[3]  A military enforcement action, air, ground or both, “with all necessary means” (SC Resolution 678, legitimating the Second Gulf war) will cost very many lives, and add to the traumatisation and hatred that will fuel future wars (including against the UN: cops who do much killing tend not to become popularly accepted). Sending troops from any country that has exercised in the past some kind of outside intervention in Yugoslavia is a major mistake, and that includes not only Germany and Austria/Hungary, but also England, Italy, France, and the USA and Russia. Trigger-happy troops should be avoided (like Pakistanis in Somalia).
But leaving this aside there is no doubt that a case can be made for military intervention to save lives.  The present policy triggers violence and does nothing to stop it.  Either trigger no violence or stop it; the question is how that can be done without violence breeding even more violence, now or in the future.
Here are two possible formulas:

–  preventive deployment; which is what should have been done in Bosnia-Herzegovina in April 1992, in time for the (/too/ “early, selective and uncoordinated”, to quote the letter to Genscher from Javier Perez de Cuellar of 14 December 1991).  Kosovo/a and Macedonia would be obvious places for preventive deployment.

–  creating a “blue carpet”; in other words, so many blue helmets that a mass effect arises, a “transition from quantity to quality”.  However, UN troops only retain an aura of invulnerability as long as they themselves do not practice any large scale violence, and they should definitely be much better briefed and trained in nonviolent ways of handling conflicts than has been the case so far.  A substantial proportion might be women. These two approaches by no means exclude each other, but should preferably be practiced conjointly.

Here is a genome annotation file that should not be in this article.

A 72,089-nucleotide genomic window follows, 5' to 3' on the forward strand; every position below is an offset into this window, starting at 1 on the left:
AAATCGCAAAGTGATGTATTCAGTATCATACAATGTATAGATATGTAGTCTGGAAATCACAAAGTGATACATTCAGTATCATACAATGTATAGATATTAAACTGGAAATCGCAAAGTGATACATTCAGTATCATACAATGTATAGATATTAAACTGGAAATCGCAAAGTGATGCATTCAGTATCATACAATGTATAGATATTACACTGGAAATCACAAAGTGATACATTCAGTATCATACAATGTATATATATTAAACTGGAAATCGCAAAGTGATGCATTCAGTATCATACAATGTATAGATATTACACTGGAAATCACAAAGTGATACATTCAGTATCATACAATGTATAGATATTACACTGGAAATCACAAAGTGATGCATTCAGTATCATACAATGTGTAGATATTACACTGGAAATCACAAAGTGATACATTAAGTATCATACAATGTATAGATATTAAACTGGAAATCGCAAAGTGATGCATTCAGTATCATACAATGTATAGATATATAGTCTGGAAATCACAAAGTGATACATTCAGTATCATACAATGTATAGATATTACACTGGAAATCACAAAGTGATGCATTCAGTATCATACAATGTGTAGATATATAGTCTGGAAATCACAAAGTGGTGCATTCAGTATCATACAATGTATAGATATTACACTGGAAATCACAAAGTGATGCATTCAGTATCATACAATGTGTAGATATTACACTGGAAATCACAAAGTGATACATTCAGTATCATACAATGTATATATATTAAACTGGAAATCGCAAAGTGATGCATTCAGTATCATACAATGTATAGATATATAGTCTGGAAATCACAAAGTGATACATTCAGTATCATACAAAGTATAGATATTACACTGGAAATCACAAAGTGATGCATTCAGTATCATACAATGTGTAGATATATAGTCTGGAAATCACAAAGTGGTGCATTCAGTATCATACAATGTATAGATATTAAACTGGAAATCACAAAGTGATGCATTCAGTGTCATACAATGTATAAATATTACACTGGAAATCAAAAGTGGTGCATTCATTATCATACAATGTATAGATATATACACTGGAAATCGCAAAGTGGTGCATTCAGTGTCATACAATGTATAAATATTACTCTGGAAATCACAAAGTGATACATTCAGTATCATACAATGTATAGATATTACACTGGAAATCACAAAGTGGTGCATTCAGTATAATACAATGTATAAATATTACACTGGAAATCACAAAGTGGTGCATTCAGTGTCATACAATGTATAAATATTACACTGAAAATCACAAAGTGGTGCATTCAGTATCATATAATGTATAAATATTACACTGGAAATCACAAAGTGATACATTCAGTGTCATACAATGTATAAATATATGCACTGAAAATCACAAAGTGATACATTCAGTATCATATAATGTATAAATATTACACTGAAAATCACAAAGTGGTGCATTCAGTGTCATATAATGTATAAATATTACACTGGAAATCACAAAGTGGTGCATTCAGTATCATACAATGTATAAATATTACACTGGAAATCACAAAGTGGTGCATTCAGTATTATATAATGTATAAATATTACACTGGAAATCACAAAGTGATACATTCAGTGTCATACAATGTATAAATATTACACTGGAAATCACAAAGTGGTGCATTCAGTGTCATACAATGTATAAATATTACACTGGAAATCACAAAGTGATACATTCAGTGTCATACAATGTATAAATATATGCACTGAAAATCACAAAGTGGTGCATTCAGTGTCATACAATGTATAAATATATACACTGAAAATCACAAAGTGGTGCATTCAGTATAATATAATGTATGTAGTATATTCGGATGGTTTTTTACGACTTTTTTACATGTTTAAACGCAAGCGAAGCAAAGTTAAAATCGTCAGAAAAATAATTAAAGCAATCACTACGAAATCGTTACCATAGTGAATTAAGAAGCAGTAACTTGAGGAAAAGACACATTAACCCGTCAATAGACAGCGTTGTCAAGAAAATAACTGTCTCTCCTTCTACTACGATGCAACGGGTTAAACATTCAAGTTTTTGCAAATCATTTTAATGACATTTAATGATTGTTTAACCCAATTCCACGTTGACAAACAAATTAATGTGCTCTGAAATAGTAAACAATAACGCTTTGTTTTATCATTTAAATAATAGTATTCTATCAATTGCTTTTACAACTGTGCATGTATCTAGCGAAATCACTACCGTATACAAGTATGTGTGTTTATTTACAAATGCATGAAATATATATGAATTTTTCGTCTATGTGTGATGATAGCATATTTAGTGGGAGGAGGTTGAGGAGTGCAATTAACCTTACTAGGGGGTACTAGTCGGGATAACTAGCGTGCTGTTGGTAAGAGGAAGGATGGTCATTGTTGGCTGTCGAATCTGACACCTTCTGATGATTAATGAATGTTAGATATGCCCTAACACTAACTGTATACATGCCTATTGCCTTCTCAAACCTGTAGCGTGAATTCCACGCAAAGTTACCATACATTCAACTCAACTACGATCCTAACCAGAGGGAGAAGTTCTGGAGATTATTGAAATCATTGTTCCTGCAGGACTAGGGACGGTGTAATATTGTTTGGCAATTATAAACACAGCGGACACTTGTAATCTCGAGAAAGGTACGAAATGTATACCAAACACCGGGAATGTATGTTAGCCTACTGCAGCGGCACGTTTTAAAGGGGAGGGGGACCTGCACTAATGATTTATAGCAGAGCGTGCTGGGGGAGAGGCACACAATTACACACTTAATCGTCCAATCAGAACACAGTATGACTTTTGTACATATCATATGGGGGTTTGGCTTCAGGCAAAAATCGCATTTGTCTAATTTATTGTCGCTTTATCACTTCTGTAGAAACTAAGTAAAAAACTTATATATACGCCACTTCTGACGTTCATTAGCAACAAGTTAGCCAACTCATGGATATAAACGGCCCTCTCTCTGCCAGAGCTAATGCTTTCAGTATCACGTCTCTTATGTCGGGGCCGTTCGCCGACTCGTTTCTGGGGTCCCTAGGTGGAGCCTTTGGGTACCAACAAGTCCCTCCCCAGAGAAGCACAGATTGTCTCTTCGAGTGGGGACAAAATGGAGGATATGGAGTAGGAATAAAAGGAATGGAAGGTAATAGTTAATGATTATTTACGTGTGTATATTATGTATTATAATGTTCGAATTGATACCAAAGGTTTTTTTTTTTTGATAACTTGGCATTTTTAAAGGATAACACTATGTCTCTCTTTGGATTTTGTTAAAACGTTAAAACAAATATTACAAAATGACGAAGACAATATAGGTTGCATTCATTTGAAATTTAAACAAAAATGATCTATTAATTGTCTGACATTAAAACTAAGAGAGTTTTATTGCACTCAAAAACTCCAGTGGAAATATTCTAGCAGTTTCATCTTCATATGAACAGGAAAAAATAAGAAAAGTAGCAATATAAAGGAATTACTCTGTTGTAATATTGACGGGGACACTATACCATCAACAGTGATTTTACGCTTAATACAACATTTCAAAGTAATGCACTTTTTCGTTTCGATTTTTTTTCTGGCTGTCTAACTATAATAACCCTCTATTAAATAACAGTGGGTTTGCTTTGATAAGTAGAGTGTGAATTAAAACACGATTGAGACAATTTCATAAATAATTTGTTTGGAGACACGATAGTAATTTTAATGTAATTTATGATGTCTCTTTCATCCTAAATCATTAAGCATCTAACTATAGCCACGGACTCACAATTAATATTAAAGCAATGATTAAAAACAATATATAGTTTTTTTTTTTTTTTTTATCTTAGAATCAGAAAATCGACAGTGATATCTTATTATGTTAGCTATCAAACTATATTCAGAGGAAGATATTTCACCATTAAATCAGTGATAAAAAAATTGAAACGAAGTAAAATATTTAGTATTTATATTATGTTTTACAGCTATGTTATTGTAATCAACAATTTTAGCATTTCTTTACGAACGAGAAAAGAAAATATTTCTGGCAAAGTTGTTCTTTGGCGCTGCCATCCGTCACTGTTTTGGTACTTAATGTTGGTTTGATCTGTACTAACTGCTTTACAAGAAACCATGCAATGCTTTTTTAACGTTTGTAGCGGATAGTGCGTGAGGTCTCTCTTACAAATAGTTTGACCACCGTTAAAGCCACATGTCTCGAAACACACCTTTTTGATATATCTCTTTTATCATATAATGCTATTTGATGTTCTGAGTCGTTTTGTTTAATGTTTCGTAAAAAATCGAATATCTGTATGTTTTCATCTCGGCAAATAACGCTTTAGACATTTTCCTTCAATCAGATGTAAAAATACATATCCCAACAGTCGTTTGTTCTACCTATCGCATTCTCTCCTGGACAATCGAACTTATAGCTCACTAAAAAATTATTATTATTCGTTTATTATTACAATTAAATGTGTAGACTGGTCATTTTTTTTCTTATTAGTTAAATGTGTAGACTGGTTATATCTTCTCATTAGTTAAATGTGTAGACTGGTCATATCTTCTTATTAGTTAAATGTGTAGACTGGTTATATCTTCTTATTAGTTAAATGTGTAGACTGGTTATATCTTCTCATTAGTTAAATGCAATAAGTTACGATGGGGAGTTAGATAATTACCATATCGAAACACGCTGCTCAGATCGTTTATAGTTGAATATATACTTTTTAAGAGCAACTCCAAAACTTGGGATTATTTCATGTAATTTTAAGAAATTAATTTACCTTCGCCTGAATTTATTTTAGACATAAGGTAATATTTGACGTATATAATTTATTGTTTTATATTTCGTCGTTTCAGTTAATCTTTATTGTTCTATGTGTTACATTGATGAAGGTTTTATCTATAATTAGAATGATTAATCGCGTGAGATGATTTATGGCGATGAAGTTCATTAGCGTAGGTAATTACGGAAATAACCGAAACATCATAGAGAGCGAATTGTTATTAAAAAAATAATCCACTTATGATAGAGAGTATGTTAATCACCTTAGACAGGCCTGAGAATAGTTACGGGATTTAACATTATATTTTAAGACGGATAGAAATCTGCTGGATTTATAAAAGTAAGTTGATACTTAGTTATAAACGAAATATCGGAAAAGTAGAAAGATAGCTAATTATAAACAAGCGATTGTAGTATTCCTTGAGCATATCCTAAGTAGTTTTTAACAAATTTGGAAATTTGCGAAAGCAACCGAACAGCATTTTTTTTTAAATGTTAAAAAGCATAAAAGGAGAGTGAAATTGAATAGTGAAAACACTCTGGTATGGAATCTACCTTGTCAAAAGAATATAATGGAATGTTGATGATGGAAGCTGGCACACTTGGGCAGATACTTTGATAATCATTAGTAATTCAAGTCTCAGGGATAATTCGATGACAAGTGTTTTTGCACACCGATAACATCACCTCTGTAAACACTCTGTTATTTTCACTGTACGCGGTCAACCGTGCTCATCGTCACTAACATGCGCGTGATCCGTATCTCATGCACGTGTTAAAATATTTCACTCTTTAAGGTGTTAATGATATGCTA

[4]  This municipal solidarity is already proceeding and should be strengthened.  Very important is the avoidance of paternalism (the word “adoption” should be avoided).  Respect for the Yugoslav side; in general they will probably know better how assistance can most usefully be applied to the desperate situation.  On the other hand, the outside is also entitled to make sure that there is no waste or even corruption; both of them likely to follow in the wake of such efforts in a major crisis.

[5]  Such political processes as the “London Conference”, and the media focus on the political elites in general, privilege the extremists who stand for cultural purity or dominance one way or the other.  They may sabotage such conferences when the general Yugoslav population just wants one thing: not necessarily status quo ante, that may be too late anyhow, but peace, rebuilding the countries, reconciliation, getting started again.  They should be encouraged wherever they are.  Many of them are abroad.  Some of them, belonging to the old ruling class, sit in their apartments in Belgrade, Zagreb or Split, trying desperately to figure out what happened to a Yugoslav construction working so well on the surface.  Many still insist on being referred to as “Yugoslavs”.

One of the best investments in a peace process would be to help those who oppose the war in their effort to dialogue with fax machines, computers/modems, etc., and for heaven’s sake by not adding to economic sanctions communications sanctions against rest-Yugoslavia.  People have ideas, the problems is how to promote communication and visibility, inside and outside Yugoslavia.